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Modeling data with energy-based generative models: applications to genomics/proteomics

by Prof. Beatriz Seoane,

LISN - Laboratoire Interdisciplinaire des Sciences du Numérique, Universidad Paris-Saclay. 

Campus Universitaire bâtiment 507, Rue du Belvédère, 91405 Orsay - FRANCE




Energy-based generative models have proven to be a powerful tool to capture the complexity of different types of data, including biological sequences. When properly trained, we can use these models to create new, synthetic data that not only closely resembles the original dataset, but can also generate synthetic protein sequences that prove to be perfectly functional in vitro experiments. Beyond data generation, these models also provide us with an effective interaction model that, if not too complicated, can be analyzed using standard statistical physics' tools. In other words, energy-based models can be used to systematically extract interpretable information from data. The crucial question is where and how to find this information in the neural network.

This methodology is linked to a well-established concept in statistical physics known as the "inverse Ising problem". Traditionally, statistical physics has focused on deriving statistical properties of a model based on its predefined parameters, such as temperature or interaction strength. In contrast, the inverse approach shifts the goal to inferring these parameters based on the observation of statistically independent equilibrium samples of that model. In the field of computational biology, the Direct Coupling Analysis technique, based on the principles of inverse Potts models, has proven to be particularly successful. This technique has played an important role in identifying direct pairwise interactions from datasets of evolutionarily
related sequences. Such interactions are crucial for predicting physically contacting residues in proteins, unveiling interaction regions, elucidating sequence motifs essential for function, and revealing fitness landscapes. These landscapes in turn serve as reliable models for new mutations, as shown in experiments on deep mutational scanning and predicting protein evolution during pandemics such as COVID-19 among other applications.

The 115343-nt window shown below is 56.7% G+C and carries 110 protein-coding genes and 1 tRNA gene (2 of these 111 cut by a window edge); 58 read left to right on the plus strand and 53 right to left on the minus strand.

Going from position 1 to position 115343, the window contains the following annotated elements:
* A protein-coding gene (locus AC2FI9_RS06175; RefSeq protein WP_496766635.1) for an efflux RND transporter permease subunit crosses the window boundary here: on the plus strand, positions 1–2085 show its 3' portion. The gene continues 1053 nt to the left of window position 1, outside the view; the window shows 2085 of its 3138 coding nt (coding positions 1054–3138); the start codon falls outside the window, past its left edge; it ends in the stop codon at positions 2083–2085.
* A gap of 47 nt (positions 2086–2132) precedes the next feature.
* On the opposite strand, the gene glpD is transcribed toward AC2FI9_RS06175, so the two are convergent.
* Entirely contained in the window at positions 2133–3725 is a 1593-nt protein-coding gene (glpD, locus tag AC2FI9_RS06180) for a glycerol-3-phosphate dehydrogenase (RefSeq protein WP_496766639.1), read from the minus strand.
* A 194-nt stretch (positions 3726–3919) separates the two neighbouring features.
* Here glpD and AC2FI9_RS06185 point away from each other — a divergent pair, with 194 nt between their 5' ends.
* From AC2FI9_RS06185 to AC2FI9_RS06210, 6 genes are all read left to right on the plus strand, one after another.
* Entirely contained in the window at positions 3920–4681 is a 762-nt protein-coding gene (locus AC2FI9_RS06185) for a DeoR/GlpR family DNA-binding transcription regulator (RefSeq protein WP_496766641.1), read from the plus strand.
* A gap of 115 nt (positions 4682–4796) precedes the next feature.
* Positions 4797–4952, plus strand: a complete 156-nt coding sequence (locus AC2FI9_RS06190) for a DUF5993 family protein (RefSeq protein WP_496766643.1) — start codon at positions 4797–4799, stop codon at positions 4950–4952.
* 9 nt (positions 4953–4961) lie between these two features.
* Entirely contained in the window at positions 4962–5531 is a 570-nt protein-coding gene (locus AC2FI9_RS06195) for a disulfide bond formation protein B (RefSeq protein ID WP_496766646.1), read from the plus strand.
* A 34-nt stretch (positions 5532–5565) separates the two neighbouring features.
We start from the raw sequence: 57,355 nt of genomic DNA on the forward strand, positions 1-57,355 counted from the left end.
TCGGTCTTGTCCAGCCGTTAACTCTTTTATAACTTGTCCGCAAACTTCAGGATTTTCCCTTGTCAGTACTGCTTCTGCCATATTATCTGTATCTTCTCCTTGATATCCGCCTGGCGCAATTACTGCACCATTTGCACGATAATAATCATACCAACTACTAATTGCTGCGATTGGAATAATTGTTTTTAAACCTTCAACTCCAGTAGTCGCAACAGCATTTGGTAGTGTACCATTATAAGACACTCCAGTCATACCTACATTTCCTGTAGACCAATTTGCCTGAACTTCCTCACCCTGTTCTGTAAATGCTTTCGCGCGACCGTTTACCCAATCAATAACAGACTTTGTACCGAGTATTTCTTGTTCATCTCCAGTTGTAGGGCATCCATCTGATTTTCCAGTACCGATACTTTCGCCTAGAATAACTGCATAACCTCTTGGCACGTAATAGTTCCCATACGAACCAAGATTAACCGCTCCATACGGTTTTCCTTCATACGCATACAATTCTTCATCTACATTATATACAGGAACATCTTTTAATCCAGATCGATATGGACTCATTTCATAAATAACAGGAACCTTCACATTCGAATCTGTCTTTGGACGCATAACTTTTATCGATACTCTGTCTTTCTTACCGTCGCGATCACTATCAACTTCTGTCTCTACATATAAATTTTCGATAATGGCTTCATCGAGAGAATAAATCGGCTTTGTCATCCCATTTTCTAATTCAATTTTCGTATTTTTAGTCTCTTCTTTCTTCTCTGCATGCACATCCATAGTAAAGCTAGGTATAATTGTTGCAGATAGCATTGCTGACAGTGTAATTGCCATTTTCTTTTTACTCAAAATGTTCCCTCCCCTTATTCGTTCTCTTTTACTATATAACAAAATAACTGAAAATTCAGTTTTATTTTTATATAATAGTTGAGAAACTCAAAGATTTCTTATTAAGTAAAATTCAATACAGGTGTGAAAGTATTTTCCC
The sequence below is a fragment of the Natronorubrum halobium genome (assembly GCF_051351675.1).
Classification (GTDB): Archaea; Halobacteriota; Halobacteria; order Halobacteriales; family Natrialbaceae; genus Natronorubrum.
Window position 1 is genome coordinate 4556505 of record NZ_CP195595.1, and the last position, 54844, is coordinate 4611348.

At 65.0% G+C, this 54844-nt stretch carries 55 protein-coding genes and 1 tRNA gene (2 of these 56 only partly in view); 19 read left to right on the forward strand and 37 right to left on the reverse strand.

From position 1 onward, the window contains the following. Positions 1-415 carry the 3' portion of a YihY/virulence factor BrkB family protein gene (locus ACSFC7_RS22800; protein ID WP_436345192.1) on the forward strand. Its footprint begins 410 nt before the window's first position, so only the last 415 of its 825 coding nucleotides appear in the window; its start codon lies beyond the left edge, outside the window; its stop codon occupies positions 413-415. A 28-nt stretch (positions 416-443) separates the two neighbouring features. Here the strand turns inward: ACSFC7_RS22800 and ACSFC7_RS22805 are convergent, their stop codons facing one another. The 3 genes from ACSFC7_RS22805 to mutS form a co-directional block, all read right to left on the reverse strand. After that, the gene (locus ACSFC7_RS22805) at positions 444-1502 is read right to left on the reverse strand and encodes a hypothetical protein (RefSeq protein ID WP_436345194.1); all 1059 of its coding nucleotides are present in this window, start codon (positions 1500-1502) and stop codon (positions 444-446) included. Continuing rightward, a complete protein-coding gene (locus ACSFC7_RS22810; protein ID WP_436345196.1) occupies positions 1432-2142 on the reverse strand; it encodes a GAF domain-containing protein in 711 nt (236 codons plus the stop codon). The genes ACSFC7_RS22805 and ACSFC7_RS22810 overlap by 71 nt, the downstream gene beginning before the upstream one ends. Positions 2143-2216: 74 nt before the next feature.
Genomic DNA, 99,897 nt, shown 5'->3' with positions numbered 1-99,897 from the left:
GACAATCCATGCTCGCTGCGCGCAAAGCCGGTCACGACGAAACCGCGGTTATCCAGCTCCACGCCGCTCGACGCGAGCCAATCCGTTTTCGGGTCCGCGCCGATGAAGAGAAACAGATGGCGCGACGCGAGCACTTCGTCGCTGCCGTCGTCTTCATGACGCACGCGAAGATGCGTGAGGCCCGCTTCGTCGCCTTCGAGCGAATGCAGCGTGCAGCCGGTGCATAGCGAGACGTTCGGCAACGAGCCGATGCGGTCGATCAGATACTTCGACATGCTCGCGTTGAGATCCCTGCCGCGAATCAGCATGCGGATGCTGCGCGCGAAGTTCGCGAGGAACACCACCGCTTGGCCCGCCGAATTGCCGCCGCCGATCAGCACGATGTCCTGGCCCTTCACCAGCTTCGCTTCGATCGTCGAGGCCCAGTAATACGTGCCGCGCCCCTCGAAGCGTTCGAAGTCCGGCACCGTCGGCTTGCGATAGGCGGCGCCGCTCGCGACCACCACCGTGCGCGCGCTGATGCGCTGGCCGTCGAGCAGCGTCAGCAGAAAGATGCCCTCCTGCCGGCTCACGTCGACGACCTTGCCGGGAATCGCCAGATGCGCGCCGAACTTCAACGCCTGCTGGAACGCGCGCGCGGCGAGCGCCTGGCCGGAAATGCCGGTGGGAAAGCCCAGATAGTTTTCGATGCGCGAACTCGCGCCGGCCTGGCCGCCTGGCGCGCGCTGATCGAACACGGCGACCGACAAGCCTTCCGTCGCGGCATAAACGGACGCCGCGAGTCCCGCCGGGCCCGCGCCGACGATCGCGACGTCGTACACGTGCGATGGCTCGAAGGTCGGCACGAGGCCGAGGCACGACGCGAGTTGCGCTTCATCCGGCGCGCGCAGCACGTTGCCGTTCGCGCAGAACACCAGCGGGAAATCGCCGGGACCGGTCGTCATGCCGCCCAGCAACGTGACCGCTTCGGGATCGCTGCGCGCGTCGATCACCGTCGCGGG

However, the simplicity and direct interpretability of pairwise models, including Inverse Potts models, comes at the expense of a lack of expressiveness. Due to their design, these models are limited to capturing at most the pairwise correlations present in the data set, i.e. the co-evolution of sites in the sequence. The integration of higher order interactions into generalized multi-body Ising/Potts models is associated with prohibitive costs in terms of parameter complexity, which makes such extensions impractical. An alternative way to circumvent these limitations is to use bipartite models and latent variables, such as the Restricted Boltzmann Machine. These neural networks, which are remarkably similar to the Ising/Potts models in terms of the energy function, are instead universal approximators and achieve great generative performance while keeping the number of trained parameters in bounds.

In the upcoming course, I will address the utility of these models to model biological data, highlighting their ability to infer complex interaction networks and analyze the model's free energy landscape for applications such as clustering. Remarkably, these models retain their interpretability and effectiveness even when data availability is limited. Although they are a general, powerful and interpretable tool for modeling data, these types of models are notoriously difficult to train. In my lectures, I will give an overview of the training procedures, illustrate what we understand about the learning mechanism and discuss the role of Monte Carlo simulations and how to overcome the training difficulties to safely apply these methods to general problems.

Preliminary program:

  1.  Introduction: Sequence data and multiple sequence alignment, principal component analysis, inference of Boltzmann distributions from sequence data, application examples
  2.  From pairwise models to Restricted Boltzmann Machines: Inference of multi-body interaction networks.
  3. On the correct training of Restricted Boltzmann Machines: learning dynamics, out-of-equilibrium effects
  4. Mean-field analysis of trained models and applications for hierarchical clustering or motif identification
  5. Synthetic generation of sequences.